Special Issue "Stem Cells, Protein Therapeutics, and Regenerative Medicine"

Submission Deadline: 15 October 2020 (closed)
Guest Editors
Dr. Qinan Yin, NIH Clinical Center, National Institutes of Health
Professor. Dr. Jianjie Ma, The Ohio State University (OSU)
Professor. Dr. Xuehong Xu, Shanxi Normal University College of Life Sciences
Dr. Mouna Orchari, Columbia university


Regenerative medicine brings promise to redefine medical treatment of acute organ injuries and degenerative human diseases. Although many breakthroughs have been reported and hailed in scientific journals over the years, the number of regenerative medicine treatments in medical use today is still limited and the efficacy is variable and transient because more comprehensive investigation is required for understanding the biology of tissue-repair and regeneration and the cellular mechanism of stem cell niche. This special issue in the journal BIOCELL is intended to new molecules and new approaches for treatment of depression in preclinical and clinical studies.

The focus of this special issue is to capture the current advances in cell membrane repair and stem cell regenerative biology. The fusion of these two topics reflects the hope and potential that advance can advance regenerative medicine for translational application to treat human diseases. We will identify leading scientists in these fields and bring priority articles fitting the Journal BIOCELL. 

Biology of cell membrane repair; Regenerative medicine; Cell and tissue engineering; Embryonic development; Stem cell

Published Papers
  • The role of HBD-2, HBD-3, and calprotectin in the relationship between chronic periodontitis and atherosclerosis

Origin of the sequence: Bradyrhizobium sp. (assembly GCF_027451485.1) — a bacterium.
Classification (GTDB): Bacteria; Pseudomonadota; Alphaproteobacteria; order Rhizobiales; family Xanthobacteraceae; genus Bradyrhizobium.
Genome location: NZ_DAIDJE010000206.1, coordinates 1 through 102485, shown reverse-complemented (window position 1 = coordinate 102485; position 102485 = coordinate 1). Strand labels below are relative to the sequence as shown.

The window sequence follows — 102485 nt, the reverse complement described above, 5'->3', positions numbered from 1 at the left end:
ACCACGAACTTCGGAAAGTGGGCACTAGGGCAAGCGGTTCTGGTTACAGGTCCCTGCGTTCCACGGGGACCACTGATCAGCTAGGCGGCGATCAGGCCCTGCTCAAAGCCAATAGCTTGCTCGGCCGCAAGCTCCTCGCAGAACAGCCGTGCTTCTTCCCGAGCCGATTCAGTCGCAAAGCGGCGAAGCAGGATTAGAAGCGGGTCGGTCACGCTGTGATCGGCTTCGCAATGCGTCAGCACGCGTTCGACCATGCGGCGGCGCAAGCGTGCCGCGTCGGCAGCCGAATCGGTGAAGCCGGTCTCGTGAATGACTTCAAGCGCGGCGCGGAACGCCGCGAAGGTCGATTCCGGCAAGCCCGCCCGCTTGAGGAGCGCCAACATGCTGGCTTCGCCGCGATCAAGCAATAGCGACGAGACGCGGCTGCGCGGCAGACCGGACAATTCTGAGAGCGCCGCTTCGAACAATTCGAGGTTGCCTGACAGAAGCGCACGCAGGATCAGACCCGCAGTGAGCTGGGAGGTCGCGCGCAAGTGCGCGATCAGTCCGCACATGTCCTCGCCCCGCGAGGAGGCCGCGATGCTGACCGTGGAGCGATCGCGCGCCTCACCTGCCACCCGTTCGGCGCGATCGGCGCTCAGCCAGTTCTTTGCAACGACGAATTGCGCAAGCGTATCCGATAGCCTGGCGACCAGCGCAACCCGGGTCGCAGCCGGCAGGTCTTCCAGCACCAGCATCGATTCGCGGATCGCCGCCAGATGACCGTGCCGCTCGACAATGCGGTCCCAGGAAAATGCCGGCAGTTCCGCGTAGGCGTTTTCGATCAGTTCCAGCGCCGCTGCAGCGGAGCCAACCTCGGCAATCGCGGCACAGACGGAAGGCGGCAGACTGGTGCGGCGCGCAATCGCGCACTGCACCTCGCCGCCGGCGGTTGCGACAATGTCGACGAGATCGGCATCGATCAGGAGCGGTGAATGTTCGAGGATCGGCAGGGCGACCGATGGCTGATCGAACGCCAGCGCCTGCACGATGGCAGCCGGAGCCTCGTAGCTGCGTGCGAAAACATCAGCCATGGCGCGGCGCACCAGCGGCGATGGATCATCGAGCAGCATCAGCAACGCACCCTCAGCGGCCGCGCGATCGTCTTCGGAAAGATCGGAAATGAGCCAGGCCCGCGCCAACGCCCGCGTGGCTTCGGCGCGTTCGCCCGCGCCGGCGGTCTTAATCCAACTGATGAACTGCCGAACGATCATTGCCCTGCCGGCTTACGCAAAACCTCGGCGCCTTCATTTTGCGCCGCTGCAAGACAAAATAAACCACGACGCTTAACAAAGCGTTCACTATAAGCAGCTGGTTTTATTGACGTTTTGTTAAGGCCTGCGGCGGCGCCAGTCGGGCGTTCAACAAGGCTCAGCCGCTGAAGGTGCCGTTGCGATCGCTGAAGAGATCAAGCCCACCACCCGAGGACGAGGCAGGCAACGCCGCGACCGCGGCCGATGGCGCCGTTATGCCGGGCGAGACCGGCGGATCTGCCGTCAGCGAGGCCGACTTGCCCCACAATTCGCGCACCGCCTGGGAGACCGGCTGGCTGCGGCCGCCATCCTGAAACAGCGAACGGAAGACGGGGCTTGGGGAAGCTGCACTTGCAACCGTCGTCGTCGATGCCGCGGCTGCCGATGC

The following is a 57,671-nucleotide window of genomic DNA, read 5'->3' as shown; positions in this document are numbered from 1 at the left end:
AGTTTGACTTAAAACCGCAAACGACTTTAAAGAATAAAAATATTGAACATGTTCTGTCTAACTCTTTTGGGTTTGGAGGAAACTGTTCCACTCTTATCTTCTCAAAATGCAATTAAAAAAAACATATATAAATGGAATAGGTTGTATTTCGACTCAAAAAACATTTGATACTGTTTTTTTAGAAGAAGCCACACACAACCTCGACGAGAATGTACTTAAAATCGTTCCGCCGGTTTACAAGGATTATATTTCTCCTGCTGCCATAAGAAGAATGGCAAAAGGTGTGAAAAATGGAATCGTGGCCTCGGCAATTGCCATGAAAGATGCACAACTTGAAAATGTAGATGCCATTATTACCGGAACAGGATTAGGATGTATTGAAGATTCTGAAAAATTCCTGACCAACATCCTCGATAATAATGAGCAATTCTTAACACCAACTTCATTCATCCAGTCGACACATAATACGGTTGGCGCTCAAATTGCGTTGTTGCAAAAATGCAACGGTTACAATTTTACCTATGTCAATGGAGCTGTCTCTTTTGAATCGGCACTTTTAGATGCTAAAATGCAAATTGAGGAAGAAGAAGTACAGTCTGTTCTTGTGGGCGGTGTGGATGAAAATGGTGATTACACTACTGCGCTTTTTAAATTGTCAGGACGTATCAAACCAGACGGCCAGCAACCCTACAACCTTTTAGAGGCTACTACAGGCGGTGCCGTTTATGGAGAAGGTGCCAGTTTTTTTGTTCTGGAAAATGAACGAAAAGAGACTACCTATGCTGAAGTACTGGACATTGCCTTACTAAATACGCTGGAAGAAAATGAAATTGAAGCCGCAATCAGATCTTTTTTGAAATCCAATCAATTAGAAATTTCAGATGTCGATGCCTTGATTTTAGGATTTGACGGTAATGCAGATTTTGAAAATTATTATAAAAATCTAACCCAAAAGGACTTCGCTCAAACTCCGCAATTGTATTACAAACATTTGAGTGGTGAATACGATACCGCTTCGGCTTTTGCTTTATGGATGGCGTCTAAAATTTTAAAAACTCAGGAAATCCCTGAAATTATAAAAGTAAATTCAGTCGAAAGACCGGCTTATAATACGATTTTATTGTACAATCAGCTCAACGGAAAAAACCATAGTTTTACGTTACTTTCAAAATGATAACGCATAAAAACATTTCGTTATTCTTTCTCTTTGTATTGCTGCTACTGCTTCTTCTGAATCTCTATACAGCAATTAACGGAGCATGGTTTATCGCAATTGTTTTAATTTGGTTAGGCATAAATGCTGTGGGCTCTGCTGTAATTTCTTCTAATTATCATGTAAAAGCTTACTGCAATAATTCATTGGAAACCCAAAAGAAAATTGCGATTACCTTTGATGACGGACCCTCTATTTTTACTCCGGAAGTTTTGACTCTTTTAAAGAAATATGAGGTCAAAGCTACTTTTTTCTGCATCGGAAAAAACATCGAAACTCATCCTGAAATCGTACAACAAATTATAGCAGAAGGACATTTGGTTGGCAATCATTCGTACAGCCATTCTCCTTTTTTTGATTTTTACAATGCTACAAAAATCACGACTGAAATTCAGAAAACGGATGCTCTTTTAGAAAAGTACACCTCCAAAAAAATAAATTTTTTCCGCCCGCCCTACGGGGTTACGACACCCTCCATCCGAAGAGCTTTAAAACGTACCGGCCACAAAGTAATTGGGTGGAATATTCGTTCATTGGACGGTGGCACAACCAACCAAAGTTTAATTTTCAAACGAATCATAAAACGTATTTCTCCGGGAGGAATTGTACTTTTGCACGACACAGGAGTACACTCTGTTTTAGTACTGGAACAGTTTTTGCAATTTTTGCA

• Abstract This study was carried out to compare individuals diagnosed with atherosclerosis and periodontal periodontitis based on the degree of change in the human beta-defensins (HBD) HBD-2, HBD-3, and calprotectin. Atherosclerosis is the most frequently observed cardiovascular disease. Dental and periodontal infections are known to provide a considerable basis for atheroma plaque formation. The study group consists of a total number of 40 subjects, with 20 patients diagnosed with atherosclerosis and chronic periodontitis and 20 systemically healthy patients diagnosed with chronic periodontitis. Clinical periodontal and blood parameters and HBD-2, HBD-3, and calprotectin biomarkers in the gingival crevicular fluid were measured. In… More
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  • Enhanced osteogenic differentiation of human periodontal ligament stem cells by suberoylanilide hydroxamic acid
  • Abstract Periodontitis is a type of chronic inflammation in the gingival tissue caused by infectious bacteria colonizing the surface of the teeth, leading to the destruction of tooth-supporting tissues and loss of alveolar bone. Suberoylanilide hydroxamic acid (SAHA), a class of histone deacetylase (HDAC) inhibitor, has the potential to stimulate osteoblast differentiation by acetylating histone proteins, and thus suppressing the expression of adipogenic and chondrogenic genes. However, the effect of SAHA on the differentiation of human periodontal ligament stem cells (hPDLSCs) is yet to be elucidated. Herein, we investigated the effects of SAHA on in vitro proliferation and differentiation of hPDLSCs… More
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